My GitHub account can be found at

I'm fortunate that some of my past work has been open source. Below I have highlighted some of the open source contributions that I feel illustrate my skills.


I've worked in Clojure, Ruby, Java, Javascript, Python, Puppet, Bash, and more. I am not dogmatic about my programming language choice, and I am good at picking up new languages.


Writing code is never a solo activity; communication is one of the most important parts of working as a software developer.

One example of my communication skills is this PR, of a metrics API for tracking requests made by an HTTP client.

Designing the API for this feature involved a lot of collaboration with my teammates, and this PR was the second iteration of our design. After I began implementing the first API design, we realized that there were more requirements and that there would need to be both a Java API and a Clojure API. The commentary on this PR shows our communication to resolve the additional requirements and agree on a reasonable API for this feature.

(I also believe very strongly in the importance of thorough testing. I think this is evident in the tests added for this feature).

Understandable code

Being a member of a team means writing maintainable code that others can follow. When I review a pull request, I don't want to be surprised by anything, so I try to ensure the code I write meets the same standard. The version history should be broken up into distinct commits with commit messages describing their purpose. There should be comments for anything that is unexpected or confusing. It should be possible to follow the tests. The documentation should include how to run the code and the tests.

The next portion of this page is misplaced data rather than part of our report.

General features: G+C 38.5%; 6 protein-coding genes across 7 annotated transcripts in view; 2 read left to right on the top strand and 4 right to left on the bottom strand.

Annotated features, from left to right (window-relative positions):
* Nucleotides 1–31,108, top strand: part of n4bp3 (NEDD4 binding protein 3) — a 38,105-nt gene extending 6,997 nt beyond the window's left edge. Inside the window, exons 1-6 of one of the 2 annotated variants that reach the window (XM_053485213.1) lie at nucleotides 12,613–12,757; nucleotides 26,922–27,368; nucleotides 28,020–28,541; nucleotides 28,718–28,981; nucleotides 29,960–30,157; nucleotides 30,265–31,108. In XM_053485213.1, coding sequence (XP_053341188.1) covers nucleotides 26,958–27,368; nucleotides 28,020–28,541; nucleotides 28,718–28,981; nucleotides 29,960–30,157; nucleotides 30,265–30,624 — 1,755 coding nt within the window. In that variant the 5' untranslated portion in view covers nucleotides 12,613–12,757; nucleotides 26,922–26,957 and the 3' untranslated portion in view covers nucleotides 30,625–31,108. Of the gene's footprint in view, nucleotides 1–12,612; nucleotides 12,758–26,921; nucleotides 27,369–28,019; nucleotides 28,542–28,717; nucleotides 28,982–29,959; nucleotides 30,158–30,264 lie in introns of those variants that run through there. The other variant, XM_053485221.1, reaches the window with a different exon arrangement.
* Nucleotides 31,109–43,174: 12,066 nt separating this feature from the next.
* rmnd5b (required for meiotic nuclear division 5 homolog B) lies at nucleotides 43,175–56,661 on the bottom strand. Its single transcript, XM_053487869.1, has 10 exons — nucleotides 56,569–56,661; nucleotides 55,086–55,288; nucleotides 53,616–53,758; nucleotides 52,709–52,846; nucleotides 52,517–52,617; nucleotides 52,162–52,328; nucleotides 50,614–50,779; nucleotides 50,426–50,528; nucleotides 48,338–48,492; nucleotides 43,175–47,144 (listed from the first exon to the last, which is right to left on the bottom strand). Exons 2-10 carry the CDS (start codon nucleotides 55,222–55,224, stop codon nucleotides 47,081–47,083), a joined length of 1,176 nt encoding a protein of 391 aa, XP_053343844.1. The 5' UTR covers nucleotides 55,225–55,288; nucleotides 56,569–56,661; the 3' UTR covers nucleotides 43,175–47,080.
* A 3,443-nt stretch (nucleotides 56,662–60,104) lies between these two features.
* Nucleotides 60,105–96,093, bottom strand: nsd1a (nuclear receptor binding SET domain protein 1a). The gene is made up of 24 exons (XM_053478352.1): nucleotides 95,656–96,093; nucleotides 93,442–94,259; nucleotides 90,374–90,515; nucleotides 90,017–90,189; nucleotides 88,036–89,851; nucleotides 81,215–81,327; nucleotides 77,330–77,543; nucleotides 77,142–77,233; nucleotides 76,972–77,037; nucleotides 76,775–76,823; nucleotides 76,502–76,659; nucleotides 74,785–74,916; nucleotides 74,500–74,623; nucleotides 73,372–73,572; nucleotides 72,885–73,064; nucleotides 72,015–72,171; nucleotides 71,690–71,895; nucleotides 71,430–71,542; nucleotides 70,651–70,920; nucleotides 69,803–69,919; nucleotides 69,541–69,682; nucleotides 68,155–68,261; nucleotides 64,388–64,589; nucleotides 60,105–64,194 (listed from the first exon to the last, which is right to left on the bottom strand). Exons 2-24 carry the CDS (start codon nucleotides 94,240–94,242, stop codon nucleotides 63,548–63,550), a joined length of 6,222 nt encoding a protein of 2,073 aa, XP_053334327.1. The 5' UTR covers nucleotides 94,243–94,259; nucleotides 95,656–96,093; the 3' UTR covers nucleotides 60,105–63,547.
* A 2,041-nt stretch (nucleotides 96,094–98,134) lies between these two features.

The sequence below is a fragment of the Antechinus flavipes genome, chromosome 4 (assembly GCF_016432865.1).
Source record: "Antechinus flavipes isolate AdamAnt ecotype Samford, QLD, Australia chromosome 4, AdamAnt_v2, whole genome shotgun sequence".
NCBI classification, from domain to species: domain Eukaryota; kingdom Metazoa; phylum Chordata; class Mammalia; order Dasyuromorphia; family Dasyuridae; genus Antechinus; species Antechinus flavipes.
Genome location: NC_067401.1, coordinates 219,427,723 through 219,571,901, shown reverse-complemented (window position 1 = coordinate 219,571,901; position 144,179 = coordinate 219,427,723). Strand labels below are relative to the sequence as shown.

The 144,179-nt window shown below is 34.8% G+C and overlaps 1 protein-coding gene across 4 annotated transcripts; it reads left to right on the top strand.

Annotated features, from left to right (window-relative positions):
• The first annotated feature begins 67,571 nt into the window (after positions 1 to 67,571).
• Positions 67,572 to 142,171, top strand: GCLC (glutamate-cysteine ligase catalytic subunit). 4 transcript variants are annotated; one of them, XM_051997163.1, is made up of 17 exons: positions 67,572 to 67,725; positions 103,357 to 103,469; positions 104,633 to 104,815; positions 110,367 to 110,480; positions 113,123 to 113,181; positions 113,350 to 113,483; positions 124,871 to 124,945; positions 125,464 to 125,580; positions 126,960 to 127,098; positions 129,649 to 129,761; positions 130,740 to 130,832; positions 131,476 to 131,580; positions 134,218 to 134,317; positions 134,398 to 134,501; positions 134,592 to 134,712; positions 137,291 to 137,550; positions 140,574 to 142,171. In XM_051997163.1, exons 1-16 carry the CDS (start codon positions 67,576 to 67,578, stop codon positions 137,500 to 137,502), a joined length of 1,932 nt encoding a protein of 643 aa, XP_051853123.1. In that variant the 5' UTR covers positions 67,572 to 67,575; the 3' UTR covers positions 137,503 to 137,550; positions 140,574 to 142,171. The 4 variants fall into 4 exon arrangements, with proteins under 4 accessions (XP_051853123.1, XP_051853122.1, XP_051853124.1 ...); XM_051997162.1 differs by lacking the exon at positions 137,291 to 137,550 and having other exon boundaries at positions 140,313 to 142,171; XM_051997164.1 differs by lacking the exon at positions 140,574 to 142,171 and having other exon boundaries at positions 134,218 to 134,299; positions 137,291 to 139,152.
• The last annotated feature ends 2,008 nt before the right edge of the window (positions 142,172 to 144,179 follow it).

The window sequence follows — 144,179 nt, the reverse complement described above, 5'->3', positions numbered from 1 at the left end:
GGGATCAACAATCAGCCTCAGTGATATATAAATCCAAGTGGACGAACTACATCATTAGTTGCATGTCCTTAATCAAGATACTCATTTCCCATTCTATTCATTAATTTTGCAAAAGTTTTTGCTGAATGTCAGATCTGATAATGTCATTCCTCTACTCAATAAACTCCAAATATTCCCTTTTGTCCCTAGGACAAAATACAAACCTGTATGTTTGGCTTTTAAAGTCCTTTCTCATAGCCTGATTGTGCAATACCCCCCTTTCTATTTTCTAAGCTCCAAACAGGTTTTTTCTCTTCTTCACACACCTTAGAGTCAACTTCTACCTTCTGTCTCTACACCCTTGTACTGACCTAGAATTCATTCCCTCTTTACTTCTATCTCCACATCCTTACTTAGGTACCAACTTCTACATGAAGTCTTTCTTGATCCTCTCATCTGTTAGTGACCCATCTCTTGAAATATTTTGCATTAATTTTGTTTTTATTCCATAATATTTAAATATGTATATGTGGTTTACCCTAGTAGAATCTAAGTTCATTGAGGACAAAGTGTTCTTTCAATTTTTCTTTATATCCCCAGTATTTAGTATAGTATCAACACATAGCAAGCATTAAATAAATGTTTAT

This PR, which integrates a feature I was working on with a codebase I didn't often contribute to, shows how I follow these principles.

Code review

I believe that code review is useful not just for ensuring good code quality and catching bugs before they make it to production, but also for knowledge transfer and ensuring team ownership of a codebase.

One example of this is a pull request I reviewed which fixed a bug in some caching logic in the server.

I was not familiar with the feature this was fixing or with this section of the codebase, but by reviewing it and ensuring that the tests were understandable (especially to someone unfamiliar with the code), I was later able to go back and work on this code myself.

(October, 2021: GitHub has changed how commit comments are displayed, and most of the contents of this review are unrecoverable in a readable format. I'm looking for a replacement example.)

Code reuse

One of the projects I worked on as a member of the Puppet Server team at Puppet was separating out a Clojure library used to manage pools of JRuby instances.

We knew that other teams were starting to look into using JRuby, and we wanted them to be able to reuse our pooling functionality. By separating out the most complex code into its own library, we were able to refactor it to make it more understandable, better tested, and with a clearer API.

In refactoring this code to separate the library out, we made sure to maintain the git history, because it held a lot of important context for past decisions. We added clearer interfaces so that other users could easily hook in functions when creating and destroying JRuby instances. We made a clear division between what was public API and what was private and we separated the namespaces out so that this distinction was plain.

We also were able to simplify the tests significantly. When this code had been part of a larger application, the tests had to do a lot of mocking and were full of race conditions. We were able to clean up these tests to make them more reliable and more understandable, and in doing so we decreased the test time of the application by 25%.

I think we succeeded in building a library that provided a reusable interface to a very complicated system of lifecycle decisions and concurrency problems.